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Heaven Only Knows (film)

From Wikipedia, the free encyclopedia

Heaven Only Knows
Directed byAlbert S. Rogell
Screenplay byArt Arthur
Rowland Leigh
Ernest Haycox (adaptation)
Based onan original story
by Aubrey Wisberg
Produced bySeymour Nebenzal
StarringRobert Cummings
Brian Donlevy
Marjorie Reynolds
CinematographyKarl Struss
Edited byEdward Mann
Music byHeinz Roemheld
Production
company
Nero Films
Distributed byUnited Artists
Release date
  • September 12, 1947 (1947-09-12)
Running time
100 minutes
CountryUnited States
LanguageEnglish

Heaven Only Knows is a 1947 American comedy Western fantasy film directed by Albert S. Rogell, starring Robert Cummings, Brian Donlevy and Marjorie Reynolds.[1]

Plot

Due to an error in Heaven, Adam "Duke" Byron, is born without a soul in 1858. The "Book of Destiny" shows that he was supposed to marry a minister's daughter in 1885 and set a fine moral example. Instead, he is a saloon keeper and gambling hall owner in Glacier, Montana. As it was the fault of his department, Michael is sent in 1887 to set Duke on the life path for which he was destined, but Michael must do so as a human being, without miracles, not even a small one.

Michael encounters Bill Plummer. Plummer and Duke are rival saloon keepers and partners in a mining company, but due to a dispute between them, the mine is closed, leaving many of the townspeople destitute. Plummer has hired the Kansas City Kid, a gunslinger, to kill Duke. When Bill finds out that Duke knows about his plan, he gives Michael a lift into town and as Plummer hopes, Duke mistakes Michael for the Kid. Duke's satanic henchman, Treason, takes a shot at Michael, narrowly missing a young girl. Furious, parson's daughter and schoolmarm Drusilla Wainwright storms into the "Copper Queen", Duke's saloon, and slaps him.

Drusilla and most of the other residents want to take the law into their own hands to take back their town, but Sheriff Matt Bodine talks them into waiting until Plummer and Duke's men kill each other first.

Michael accidentally foils the Kid's attempt to shoot Duke. When Duke learns that the dead assassin is actually the Kansas City Kid, he believes that Michael is a smart, ambitious outlaw, so he hires him. Showgirl Ginger, Duke's girlfriend, takes a great liking to Michael; Treason hates him on sight.

Plummer sets fire to Duke's saloon, trapping him inside, with Plummer's men waiting for him to come out. Duke's secret passageway is locked from the outside, but Michael opens it and rescues him. They take refuge in the school. While they wait for darkness, they start talking to Drusilla. Duke admits that he feels that he is "meant for something ... something big, something important", not what he is doing now, but he does not know what it is. Before he leaves, Duke kisses Drusilla; she resists at first, but not for long.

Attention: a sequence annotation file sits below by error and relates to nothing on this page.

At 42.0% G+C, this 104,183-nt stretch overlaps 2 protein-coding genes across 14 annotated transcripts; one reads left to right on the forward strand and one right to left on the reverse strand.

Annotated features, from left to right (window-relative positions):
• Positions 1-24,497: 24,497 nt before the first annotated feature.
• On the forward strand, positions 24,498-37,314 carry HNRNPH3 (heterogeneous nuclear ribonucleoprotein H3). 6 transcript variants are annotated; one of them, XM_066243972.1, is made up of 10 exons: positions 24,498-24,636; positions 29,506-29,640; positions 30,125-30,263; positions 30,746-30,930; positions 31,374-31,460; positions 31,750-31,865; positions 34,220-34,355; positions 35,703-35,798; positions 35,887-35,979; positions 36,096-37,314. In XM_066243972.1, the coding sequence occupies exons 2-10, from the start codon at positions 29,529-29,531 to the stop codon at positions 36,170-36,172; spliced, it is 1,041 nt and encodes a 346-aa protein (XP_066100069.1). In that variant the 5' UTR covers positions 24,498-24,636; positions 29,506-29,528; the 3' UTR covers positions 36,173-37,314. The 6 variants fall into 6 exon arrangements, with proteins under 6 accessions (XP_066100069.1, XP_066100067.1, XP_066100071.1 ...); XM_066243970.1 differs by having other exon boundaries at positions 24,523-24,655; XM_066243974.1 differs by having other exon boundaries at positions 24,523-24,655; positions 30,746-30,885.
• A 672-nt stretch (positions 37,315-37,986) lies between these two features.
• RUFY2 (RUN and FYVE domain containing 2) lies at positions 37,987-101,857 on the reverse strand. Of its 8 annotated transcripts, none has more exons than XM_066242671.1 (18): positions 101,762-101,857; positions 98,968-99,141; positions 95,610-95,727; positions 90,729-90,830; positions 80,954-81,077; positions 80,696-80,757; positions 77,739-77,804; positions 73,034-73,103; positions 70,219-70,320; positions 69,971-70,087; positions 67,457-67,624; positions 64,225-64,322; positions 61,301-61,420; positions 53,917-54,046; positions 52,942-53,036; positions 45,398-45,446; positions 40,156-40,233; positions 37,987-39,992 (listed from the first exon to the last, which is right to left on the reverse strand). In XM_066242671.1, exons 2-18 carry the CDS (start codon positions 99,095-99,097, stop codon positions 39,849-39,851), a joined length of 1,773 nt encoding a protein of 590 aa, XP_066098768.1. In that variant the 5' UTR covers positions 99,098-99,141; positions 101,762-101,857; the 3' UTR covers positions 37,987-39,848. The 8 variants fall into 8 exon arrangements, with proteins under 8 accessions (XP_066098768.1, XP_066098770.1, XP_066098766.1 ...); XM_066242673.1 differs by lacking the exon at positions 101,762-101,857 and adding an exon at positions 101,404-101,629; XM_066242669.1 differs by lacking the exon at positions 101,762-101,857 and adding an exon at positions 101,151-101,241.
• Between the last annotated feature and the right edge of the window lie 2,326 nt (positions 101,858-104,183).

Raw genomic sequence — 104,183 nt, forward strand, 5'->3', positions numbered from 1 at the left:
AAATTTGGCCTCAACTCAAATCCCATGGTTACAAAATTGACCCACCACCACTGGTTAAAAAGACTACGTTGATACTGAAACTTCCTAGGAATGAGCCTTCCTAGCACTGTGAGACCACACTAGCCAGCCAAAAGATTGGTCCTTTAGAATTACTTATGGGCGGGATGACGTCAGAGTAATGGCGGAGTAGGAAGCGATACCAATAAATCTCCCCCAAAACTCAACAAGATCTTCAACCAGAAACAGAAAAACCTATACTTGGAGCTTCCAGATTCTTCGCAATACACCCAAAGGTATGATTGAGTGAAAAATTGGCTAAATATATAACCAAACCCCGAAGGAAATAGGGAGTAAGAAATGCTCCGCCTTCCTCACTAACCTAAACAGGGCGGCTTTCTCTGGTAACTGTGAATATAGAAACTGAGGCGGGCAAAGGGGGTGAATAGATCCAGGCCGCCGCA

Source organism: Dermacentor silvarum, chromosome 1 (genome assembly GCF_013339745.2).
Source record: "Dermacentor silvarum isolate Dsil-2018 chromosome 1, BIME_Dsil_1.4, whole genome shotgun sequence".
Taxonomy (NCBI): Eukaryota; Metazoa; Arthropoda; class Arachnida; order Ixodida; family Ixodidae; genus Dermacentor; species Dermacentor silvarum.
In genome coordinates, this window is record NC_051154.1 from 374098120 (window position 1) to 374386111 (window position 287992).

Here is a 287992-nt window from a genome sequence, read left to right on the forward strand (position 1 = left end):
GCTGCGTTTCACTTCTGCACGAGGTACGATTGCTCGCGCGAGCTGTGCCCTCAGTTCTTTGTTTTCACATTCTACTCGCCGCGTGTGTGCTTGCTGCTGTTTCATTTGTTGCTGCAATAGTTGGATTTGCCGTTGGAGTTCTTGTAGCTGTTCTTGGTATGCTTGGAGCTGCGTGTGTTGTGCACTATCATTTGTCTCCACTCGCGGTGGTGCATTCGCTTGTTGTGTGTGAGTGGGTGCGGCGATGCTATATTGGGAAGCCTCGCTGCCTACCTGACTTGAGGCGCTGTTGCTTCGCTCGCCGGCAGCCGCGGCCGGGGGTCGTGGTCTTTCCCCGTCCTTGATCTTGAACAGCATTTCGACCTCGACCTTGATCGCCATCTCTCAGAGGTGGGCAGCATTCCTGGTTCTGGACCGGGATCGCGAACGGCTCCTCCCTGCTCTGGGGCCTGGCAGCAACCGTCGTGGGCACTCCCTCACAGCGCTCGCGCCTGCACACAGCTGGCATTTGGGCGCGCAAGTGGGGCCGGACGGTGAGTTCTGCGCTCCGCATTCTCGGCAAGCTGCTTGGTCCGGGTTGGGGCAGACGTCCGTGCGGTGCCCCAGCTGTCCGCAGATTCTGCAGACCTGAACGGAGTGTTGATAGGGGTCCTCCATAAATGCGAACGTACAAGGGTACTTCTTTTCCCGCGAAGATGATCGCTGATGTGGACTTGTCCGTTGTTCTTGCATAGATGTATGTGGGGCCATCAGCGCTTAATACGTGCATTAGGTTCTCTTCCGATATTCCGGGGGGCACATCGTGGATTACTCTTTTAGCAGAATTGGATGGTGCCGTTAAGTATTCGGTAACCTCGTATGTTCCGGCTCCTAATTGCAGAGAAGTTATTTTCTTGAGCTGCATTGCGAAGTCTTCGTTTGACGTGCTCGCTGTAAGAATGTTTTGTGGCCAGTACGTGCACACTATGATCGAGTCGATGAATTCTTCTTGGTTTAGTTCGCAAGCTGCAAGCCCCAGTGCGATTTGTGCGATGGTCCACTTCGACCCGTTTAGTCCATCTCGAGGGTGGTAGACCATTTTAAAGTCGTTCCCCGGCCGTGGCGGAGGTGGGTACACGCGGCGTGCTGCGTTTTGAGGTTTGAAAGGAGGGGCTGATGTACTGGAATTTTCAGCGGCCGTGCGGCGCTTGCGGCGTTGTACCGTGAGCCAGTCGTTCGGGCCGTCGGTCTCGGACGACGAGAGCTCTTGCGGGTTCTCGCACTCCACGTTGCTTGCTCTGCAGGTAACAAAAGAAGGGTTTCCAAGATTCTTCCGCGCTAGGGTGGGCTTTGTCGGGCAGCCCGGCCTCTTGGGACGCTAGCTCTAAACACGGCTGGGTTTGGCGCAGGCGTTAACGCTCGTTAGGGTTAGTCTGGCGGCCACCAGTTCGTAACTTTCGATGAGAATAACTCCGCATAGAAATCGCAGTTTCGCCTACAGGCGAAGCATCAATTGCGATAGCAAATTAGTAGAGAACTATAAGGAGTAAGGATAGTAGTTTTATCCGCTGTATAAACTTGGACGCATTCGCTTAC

In retaliation, Treason, who walked through the blaze unharmed, sets fire to Plummer's saloon. Speck O'Donnell, a sickly child Duke likes, is trapped inside. Michael goes in after him, but Duke follows, sends Michael out and rescues Speck.

Sheriff Bodine maneuvers Duke and Plummer into a showdown for sole ownership of the mine. Duke accepts the challenge, even though he is at a great disadvantage against skilled gunman Plummer. Duke is wounded, but Plummer is blinded by sunlight, perhaps by divine intervention. Speck runs to Duke, pursued by Judd, who is shot saving the boy. Duke manages to kill Plummer with his last shot. In a daze, he walks to the church, where Drusilla waits. Dying, Judd recognizes Michael.

With Plummer dead, vigilantes plot to lynch Duke. Drusilla persuades Duke to flee rather than shoot it out, but he insists he will only go if she comes with him. She agrees. Once they are safely away, she confesses her love but refuses to marry him. Thwarted, the mob decides to lynch Michael instead, but the horse he is on refuses to move. At the last minute, Duke rides back with Drusilla, to save Mike's life and reform. Treason vanishes. That night, Mike rides off on a special coach to Heaven, taking Speck with him. Speck's tearful mother somehow knows her child's fate.

Cast

Production

The producer bought the rights to the story in July 1946 and Brian Donlevy was discussed as a star from the start.[2]

On November 26, 1946 the producer announced he had signed Cummings and Donlevy. Filming began 2 December.[3] Helen Walker was originally to have starred; because of her December 1946 auto accident, she was replaced by Marjorie Reynolds.[4]

Reception

The New York Times critic wrote that "On the whole 'Heaven Only Knows' comes through as a tolerable entertainment, with such good moral intentions that one may overlook its self-conscious awkwardness in this regard."[5] However, "Mr. Cummings, it seemed to us, never did quite make up his mind whether to be serious or plain supercilious as the detached Archangel Michael. Brian Donlevy as the Duke also never gets any conviction into his role."[5]

References

  1. ^ Heaven Only Knows: Monthly Film Bulletin; London Vol. 14, Iss. 157 (Jan 1, 1947): 173.
  2. ^ Egypt's Tahia Carioca May Star in 'Salome' Schallert, Edwin. Los Angeles Times 30 July 1946: A3.
  3. ^ "NEBENZAL TO FILM WESTERN PICTURE; Signs Robert Cummings, Brian Donlevy for Leading Roles in 'Heaven Only Knows'". timesmachine.nytimes.com. Retrieved 2020-05-02.
  4. ^ "Marge for Helen." New York Post, 9 January 1947.
  5. ^ a b T.m.p (1947-11-14). "Another Emissary Makes the Movies". The New York Times. ISSN 0362-4331. Retrieved 2020-05-02.

External links

This page was last edited on 12 October 2021, at 15:27
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